Is Formal Discovery Required in a Divorce?
by Larry Goldsmith, C.P.A., J.D., M.A.F.F. In a recent case (which happens to be someone I know) the Appellate Court of Illinois ruled: "That if you fail to engage in formal discovery to ascertain the respondents' net worth or assets that were or were not disclosed, then you did not act diligently and therefore lose the right to reopen the judgment." In Re Goldsmith 962.N.E. 2d 517 (2011) 356 III.Dec.832 As a forensic Certified Public Accountant, I receive many telephone calls and emails every month from women in the process of divorce requesting my help with what they believe to be dissipation of income prior to their divorce. Unfortunately, many of these women were not informed by their attorney that an expert witness was required to qualify financial facts and the financial expertÂ’s opinions were required to be disclosed before trial. Again, In Re Goldsmith, Â… each party acknowledged in the M.D.A. that there was limited discovery, warranted full and complete disclosures and if property was not disclosed, then a court may distribute the property as delineated in 750 ILCS 5/503.Â” In this case, the respondent was a CBOE trader and prior to the marriage the parties entered into a prenuptial agreement. At issue for the Appellate Court to consider were three assets that the petitioner labeled as undisclosed:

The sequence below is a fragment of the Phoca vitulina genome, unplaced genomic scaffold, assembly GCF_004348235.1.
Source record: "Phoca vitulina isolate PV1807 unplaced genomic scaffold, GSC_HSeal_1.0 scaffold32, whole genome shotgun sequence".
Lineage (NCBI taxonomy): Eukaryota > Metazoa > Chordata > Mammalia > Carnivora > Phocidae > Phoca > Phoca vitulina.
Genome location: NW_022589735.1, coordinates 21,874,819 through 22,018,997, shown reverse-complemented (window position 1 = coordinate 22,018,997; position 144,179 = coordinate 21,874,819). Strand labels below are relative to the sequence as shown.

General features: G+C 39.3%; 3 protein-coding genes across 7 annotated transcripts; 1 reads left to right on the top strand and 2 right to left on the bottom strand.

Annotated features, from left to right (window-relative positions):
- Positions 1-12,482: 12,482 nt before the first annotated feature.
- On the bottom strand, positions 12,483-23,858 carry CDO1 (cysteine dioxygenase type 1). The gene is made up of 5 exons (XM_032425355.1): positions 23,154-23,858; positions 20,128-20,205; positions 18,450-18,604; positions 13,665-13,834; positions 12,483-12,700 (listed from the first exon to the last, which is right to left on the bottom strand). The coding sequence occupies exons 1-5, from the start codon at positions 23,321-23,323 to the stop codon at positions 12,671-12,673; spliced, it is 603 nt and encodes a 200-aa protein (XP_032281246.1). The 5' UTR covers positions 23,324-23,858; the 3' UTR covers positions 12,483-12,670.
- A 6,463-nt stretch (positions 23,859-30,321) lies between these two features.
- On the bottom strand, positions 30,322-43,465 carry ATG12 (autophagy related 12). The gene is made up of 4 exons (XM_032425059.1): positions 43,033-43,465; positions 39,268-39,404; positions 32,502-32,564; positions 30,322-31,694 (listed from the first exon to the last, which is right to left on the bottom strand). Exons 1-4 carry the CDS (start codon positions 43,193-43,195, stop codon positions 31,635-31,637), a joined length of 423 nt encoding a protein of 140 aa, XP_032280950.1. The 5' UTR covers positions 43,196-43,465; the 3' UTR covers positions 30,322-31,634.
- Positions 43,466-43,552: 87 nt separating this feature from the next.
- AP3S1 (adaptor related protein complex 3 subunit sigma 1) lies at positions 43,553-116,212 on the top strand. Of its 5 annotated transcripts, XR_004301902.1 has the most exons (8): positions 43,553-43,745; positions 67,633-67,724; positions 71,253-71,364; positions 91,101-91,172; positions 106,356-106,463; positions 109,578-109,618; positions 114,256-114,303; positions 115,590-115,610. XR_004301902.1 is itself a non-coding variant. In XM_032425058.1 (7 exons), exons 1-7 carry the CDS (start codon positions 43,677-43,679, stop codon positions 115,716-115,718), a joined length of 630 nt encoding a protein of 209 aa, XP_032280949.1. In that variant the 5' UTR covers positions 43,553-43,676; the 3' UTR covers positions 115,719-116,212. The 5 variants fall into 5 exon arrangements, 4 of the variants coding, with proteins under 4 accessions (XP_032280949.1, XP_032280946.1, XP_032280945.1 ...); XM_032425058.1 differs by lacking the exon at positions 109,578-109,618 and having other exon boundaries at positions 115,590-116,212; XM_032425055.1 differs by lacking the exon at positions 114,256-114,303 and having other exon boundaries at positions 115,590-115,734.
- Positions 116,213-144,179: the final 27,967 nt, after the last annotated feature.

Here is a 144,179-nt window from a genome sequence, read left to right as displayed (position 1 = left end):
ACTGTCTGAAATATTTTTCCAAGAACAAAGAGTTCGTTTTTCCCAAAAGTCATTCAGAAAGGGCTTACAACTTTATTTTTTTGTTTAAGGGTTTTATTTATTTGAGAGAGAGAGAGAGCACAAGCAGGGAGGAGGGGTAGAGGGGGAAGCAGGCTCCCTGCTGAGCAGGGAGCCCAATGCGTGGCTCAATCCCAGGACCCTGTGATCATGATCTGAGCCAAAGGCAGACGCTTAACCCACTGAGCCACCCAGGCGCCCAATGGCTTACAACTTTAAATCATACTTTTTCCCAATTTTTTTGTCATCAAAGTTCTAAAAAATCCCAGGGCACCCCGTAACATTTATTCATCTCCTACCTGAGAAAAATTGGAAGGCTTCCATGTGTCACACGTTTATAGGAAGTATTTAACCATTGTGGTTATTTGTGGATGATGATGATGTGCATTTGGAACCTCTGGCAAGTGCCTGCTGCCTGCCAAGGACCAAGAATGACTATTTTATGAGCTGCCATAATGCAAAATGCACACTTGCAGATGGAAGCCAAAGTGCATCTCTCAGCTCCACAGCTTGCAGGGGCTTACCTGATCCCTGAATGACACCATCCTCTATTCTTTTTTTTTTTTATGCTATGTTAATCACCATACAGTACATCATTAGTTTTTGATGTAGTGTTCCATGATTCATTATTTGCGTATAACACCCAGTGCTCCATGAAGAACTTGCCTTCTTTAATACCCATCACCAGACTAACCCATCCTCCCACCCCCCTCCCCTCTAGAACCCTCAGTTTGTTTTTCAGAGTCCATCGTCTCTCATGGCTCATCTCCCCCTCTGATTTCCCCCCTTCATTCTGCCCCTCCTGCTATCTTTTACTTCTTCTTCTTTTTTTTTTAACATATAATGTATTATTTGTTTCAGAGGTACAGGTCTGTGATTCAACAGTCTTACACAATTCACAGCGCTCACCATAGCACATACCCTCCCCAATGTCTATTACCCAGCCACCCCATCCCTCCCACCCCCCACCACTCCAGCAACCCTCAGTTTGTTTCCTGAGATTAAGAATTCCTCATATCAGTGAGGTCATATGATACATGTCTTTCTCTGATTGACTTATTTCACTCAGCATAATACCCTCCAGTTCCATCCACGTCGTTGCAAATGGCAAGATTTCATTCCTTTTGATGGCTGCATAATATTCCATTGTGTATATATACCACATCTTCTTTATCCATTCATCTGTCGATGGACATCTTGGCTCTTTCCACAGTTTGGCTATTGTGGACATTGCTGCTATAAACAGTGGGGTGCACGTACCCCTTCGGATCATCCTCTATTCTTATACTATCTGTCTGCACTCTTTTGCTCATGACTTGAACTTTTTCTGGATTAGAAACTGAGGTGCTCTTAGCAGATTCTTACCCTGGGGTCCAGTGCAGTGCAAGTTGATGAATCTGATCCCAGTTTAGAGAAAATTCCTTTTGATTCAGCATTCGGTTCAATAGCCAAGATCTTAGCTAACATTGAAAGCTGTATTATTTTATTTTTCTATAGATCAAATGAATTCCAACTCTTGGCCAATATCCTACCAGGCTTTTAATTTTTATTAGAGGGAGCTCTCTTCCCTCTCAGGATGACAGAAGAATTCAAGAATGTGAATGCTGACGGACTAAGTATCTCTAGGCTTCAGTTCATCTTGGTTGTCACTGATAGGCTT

- Litigation income from a settlement of a premarital asset: $1.3 million.
- Jointly held Bank stock ownership listed as bank assets on the unsigned financial affidavit: $300,000.
- Income tax refunds from amended tax returns filed after the divorce was finalized, on jointly file tax return years.
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